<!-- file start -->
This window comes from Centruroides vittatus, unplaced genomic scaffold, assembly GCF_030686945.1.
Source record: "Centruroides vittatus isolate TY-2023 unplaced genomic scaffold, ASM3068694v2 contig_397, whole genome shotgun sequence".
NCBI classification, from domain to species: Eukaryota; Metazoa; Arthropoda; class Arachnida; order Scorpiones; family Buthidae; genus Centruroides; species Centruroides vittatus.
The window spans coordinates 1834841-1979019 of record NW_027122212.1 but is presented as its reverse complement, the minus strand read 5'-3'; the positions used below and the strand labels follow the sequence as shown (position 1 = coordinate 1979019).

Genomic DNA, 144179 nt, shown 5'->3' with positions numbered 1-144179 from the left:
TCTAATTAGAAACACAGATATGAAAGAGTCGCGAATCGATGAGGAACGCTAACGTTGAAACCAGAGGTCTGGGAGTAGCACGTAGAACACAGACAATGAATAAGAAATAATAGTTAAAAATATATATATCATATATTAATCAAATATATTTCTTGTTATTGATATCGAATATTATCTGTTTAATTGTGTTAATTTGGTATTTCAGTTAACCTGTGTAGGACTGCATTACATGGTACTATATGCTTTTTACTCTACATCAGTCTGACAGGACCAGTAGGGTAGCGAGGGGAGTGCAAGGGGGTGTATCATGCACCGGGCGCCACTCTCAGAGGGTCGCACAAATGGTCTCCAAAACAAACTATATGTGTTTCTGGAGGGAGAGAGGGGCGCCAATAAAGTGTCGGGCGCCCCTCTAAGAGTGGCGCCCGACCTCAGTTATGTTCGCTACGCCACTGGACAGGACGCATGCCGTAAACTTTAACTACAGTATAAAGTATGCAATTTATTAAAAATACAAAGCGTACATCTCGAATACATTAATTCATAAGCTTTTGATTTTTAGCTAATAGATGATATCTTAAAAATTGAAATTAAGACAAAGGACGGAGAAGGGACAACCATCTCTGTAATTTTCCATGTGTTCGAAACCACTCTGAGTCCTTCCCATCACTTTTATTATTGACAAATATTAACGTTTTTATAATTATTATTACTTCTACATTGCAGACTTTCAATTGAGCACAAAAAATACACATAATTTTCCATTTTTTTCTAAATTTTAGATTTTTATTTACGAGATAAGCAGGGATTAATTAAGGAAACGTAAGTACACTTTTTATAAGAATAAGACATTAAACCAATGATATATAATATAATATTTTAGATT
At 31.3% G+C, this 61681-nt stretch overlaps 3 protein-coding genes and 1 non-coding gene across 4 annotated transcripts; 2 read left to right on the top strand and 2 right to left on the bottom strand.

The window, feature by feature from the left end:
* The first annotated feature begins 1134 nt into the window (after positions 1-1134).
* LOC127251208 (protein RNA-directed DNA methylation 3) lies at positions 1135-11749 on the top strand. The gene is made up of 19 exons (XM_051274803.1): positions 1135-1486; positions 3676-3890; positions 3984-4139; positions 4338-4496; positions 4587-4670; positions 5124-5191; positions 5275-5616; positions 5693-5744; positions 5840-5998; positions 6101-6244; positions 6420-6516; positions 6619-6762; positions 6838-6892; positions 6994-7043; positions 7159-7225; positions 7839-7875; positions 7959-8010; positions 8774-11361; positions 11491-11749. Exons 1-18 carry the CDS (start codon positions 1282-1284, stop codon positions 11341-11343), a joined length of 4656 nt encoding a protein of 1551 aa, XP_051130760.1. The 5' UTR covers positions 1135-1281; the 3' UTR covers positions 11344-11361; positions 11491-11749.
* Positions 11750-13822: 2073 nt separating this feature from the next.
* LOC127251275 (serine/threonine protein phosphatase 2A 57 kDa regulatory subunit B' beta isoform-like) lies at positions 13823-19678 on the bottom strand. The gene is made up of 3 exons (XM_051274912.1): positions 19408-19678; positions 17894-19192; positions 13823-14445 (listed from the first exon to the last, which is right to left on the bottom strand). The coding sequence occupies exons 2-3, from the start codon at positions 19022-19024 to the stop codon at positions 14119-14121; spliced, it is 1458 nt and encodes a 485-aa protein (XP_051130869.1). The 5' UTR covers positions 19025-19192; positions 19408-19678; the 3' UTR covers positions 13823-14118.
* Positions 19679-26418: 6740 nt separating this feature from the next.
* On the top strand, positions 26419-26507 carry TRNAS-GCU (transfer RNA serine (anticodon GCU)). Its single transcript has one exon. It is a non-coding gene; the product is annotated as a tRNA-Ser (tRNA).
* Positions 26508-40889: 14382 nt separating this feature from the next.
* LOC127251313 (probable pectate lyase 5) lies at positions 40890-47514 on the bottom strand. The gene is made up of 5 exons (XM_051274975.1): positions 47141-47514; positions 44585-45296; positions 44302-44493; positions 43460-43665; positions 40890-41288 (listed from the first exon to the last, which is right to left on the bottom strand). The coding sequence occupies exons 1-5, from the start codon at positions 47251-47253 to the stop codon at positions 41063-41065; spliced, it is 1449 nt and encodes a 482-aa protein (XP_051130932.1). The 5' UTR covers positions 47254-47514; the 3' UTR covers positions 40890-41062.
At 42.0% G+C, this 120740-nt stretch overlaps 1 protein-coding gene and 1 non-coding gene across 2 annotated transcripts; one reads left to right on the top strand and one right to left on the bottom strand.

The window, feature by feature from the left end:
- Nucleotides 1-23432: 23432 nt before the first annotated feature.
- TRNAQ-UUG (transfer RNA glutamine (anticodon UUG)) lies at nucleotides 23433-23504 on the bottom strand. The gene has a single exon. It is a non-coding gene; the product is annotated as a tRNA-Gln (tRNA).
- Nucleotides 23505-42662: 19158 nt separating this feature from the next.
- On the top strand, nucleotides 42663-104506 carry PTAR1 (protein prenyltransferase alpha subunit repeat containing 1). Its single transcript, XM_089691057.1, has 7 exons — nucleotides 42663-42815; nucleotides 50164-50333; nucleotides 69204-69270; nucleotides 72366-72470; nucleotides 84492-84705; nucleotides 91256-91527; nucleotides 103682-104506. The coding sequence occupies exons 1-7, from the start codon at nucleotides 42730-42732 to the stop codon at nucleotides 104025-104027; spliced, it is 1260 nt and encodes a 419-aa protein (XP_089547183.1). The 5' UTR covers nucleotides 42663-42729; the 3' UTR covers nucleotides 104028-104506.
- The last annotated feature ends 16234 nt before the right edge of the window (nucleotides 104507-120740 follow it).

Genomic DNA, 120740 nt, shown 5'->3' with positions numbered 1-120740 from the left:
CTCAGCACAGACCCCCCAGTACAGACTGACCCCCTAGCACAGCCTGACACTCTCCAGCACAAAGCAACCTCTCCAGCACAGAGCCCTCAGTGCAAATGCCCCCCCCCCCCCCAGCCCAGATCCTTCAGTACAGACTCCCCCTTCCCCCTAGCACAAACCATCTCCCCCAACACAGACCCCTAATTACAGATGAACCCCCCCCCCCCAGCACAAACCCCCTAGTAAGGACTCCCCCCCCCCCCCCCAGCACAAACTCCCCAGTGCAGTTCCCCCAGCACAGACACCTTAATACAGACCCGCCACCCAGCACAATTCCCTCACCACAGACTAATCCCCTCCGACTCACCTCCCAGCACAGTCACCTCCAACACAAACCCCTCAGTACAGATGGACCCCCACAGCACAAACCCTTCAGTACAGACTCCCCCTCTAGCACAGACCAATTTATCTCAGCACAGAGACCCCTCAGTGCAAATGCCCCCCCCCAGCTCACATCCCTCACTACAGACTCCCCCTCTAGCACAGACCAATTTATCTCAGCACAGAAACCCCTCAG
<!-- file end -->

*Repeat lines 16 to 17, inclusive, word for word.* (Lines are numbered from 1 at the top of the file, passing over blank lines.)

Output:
* LOC127251313 (probable pectate lyase 5) lies at positions 40890-47514 on the bottom strand. The gene is made up of 5 exons (XM_051274975.1): positions 47141-47514; positions 44585-45296; positions 44302-44493; positions 43460-43665; positions 40890-41288 (listed from the first exon to the last, which is right to left on the bottom strand). The coding sequence occupies exons 1-5, from the start codon at positions 47251-47253 to the stop codon at positions 41063-41065; spliced, it is 1449 nt and encodes a 482-aa protein (XP_051130932.1). The 5' UTR covers positions 47254-47514; the 3' UTR covers positions 40890-41062.
At 42.0% G+C, this 120740-nt stretch overlaps 1 protein-coding gene and 1 non-coding gene across 2 annotated transcripts; one reads left to right on the top strand and one right to left on the bottom strand.